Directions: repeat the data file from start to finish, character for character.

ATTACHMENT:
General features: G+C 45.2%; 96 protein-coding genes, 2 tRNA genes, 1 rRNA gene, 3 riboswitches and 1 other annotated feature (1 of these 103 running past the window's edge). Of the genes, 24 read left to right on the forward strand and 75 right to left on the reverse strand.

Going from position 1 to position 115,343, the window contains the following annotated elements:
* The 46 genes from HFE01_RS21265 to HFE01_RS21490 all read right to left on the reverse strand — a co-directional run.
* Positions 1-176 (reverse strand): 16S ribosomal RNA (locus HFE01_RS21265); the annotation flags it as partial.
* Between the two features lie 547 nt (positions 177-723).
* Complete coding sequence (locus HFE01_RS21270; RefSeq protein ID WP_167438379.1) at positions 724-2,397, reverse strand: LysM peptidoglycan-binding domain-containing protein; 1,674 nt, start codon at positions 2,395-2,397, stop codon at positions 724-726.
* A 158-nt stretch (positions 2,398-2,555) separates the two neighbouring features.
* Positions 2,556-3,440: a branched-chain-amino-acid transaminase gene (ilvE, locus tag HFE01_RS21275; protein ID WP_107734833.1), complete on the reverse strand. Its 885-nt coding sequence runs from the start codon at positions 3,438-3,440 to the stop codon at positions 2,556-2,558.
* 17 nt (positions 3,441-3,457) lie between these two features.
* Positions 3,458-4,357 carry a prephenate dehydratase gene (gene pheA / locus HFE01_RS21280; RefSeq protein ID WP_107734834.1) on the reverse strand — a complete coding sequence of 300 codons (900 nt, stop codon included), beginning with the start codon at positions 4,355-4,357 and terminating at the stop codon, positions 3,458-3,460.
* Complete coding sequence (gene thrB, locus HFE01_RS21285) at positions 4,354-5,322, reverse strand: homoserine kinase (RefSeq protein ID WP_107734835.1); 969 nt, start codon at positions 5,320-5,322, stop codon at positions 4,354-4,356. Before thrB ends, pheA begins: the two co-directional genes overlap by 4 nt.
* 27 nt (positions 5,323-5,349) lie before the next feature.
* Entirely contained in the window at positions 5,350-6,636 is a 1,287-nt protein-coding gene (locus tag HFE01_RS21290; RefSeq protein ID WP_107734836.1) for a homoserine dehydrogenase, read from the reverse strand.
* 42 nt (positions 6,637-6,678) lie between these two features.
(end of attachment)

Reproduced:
General features: G+C 45.2%; 96 protein-coding genes, 2 tRNA genes, 1 rRNA gene, 3 riboswitches and 1 other annotated feature (1 of these 103 running past the window's edge). Of the genes, 24 read left to right on the forward strand and 75 right to left on the reverse strand.

Going from position 1 to position 115,343, the window contains the following annotated elements:
* The 46 genes from HFE01_RS21265 to HFE01_RS21490 all read right to left on the reverse strand — a co-directional run.
* Positions 1-176 (reverse strand): 16S ribosomal RNA (locus HFE01_RS21265); the annotation flags it as partial.
* Between the two features lie 547 nt (positions 177-723).
* Complete coding sequence (locus HFE01_RS21270; RefSeq protein ID WP_167438379.1) at positions 724-2,397, reverse strand: LysM peptidoglycan-binding domain-containing protein; 1,674 nt, start codon at positions 2,395-2,397, stop codon at positions 724-726.
* A 158-nt stretch (positions 2,398-2,555) separates the two neighbouring features.
* Positions 2,556-3,440: a branched-chain-amino-acid transaminase gene (ilvE, locus tag HFE01_RS21275; protein ID WP_107734833.1), complete on the reverse strand. Its 885-nt coding sequence runs from the start codon at positions 3,438-3,440 to the stop codon at positions 2,556-2,558.
* 17 nt (positions 3,441-3,457) lie between these two features.
* Positions 3,458-4,357 carry a prephenate dehydratase gene (gene pheA / locus HFE01_RS21280; RefSeq protein ID WP_107734834.1) on the reverse strand — a complete coding sequence of 300 codons (900 nt, stop codon included), beginning with the start codon at positions 4,355-4,357 and terminating at the stop codon, positions 3,458-3,460.
* Complete coding sequence (gene thrB, locus HFE01_RS21285) at positions 4,354-5,322, reverse strand: homoserine kinase (RefSeq protein ID WP_107734835.1); 969 nt, start codon at positions 5,320-5,322, stop codon at positions 4,354-4,356. Before thrB ends, pheA begins: the two co-directional genes overlap by 4 nt.
* 27 nt (positions 5,323-5,349) lie before the next feature.
* Entirely contained in the window at positions 5,350-6,636 is a 1,287-nt protein-coding gene (locus tag HFE01_RS21290; RefSeq protein ID WP_107734836.1) for a homoserine dehydrogenase, read from the reverse strand.
* 42 nt (positions 6,637-6,678) lie between these two features.